Continue reading Whoops: Authors didn’t mean to include new data in article about transgender identity

Authors retract, replace highly cited paper on ADHD in kids

Researchers have retracted and replaced a 2014 paper in JAMA Psychiatry, exploring a new way to classify attention deficit hyperactivity disorder (ADHD) in children, after discovering errors in the data.

Some experts have criticized the current diagnostic criteria for ADHD—noting, in some cases, it could inflate the rate of diagnosis. Sarah L. Karalunas, the paper’s corresponding author, told Retraction Watch that the aim of the study was to look beyond current criteria and “demonstrate an approach that could be used to better delineate the boundaries of ADHD and other psychiatric diagnostic categories.”   Continue reading Authors retract, replace highly cited paper on ADHD in kids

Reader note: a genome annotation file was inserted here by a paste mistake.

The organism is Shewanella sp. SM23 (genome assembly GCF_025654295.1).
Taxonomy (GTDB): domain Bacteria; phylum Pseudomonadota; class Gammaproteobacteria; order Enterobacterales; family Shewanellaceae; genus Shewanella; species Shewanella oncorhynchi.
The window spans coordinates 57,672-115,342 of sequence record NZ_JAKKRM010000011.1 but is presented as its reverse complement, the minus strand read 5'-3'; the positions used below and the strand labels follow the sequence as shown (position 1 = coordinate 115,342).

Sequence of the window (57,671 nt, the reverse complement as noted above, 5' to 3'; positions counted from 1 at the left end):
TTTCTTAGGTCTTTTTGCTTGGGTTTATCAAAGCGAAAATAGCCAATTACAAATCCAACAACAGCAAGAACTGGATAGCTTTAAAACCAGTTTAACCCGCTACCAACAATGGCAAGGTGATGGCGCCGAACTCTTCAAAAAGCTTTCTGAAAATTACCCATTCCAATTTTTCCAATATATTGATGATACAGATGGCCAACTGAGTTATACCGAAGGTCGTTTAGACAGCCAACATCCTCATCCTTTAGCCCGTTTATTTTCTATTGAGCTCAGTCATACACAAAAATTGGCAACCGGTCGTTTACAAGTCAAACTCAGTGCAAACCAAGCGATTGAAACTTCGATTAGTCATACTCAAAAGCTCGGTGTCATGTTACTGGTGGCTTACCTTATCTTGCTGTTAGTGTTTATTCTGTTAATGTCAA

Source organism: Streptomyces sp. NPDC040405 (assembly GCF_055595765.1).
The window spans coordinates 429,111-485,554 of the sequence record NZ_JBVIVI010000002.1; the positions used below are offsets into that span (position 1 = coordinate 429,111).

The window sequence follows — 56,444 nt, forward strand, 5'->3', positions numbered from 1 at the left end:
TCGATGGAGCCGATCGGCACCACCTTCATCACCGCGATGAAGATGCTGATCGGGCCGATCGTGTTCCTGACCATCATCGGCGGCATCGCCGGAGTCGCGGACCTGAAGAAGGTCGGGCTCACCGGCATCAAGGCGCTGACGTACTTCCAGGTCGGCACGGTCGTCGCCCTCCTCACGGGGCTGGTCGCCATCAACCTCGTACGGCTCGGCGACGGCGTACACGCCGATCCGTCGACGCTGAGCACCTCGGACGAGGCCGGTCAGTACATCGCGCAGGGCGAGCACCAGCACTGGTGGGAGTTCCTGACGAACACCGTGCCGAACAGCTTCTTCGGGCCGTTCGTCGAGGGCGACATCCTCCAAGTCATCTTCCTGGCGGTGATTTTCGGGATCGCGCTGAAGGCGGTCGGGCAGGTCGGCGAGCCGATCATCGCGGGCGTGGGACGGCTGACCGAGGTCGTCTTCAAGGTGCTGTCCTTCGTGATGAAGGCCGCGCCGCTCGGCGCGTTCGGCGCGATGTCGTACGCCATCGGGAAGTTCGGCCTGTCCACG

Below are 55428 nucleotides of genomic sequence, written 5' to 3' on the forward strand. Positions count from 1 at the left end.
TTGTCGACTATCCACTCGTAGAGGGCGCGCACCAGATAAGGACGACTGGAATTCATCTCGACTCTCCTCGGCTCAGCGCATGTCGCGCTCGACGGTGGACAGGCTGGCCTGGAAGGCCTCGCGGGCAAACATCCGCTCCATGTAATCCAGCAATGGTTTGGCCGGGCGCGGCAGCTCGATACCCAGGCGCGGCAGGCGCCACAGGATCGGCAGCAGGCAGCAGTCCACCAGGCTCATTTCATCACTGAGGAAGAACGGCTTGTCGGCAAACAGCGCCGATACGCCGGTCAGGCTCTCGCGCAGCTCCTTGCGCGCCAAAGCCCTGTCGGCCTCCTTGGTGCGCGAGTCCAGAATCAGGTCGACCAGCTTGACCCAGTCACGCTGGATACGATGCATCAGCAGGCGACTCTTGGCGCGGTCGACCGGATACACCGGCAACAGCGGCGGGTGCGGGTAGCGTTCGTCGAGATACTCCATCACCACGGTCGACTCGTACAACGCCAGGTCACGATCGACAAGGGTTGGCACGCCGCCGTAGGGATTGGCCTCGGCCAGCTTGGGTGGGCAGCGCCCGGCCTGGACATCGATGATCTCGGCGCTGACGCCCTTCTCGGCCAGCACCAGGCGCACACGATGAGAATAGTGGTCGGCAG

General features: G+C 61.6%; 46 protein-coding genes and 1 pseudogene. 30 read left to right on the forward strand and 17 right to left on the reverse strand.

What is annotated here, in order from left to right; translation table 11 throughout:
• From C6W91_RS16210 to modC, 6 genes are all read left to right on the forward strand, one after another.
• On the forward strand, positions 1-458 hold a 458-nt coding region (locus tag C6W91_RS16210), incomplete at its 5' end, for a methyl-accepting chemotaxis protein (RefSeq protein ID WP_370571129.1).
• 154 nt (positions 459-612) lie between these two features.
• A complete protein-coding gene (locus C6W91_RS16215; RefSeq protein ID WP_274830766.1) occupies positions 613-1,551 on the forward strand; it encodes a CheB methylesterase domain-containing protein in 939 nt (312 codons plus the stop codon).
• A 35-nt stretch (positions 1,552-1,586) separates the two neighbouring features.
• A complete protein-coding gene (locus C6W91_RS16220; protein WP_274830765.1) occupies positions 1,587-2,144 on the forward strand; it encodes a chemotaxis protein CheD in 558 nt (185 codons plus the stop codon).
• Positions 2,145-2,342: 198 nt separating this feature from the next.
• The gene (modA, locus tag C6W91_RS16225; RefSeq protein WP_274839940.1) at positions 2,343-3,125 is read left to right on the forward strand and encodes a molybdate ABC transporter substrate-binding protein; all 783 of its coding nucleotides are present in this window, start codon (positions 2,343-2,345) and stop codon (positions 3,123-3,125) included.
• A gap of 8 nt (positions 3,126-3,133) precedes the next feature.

Authors claim clinical trial data came from one center. It came from three.

A BMJ journal has retracted a 2017 paper that made a false claim about the clinical trial in question. 

The Acupuncture in Medicine paper reported the results of a clinical trial about the impact of acupuncture and Chinese herbal medicine on stroke, gathered from one center. However, in November, the editors of the journal discovered that the authors had completed the trial at three centers, and had already published the data in Scientific Reports in 2016. The authors say the duplication and misrepresentation of the data stemmed from “confusion and misunderstanding.” Continue reading Authors claim clinical trial data came from one center. It came from three.

Author: “The retractions were about bureaucracy, not science”

A researcher has retracted two 2014 papers, after discovering they had not gone through the proper approval process before being submitted.

The papers were part of a collaboration funded by the U.S. National Institutes of Health, which focused on solving protein structures. Adam Godzik, the senior author, told Retraction Watch that all papers had to be approved by a special committee before being submitted to a journal. Given the scale of the collaboration, the committee for the Joint Center for Structural Genomics (JCSG) would assess whether researchers who had made a previous contribution to the work should be added as authors.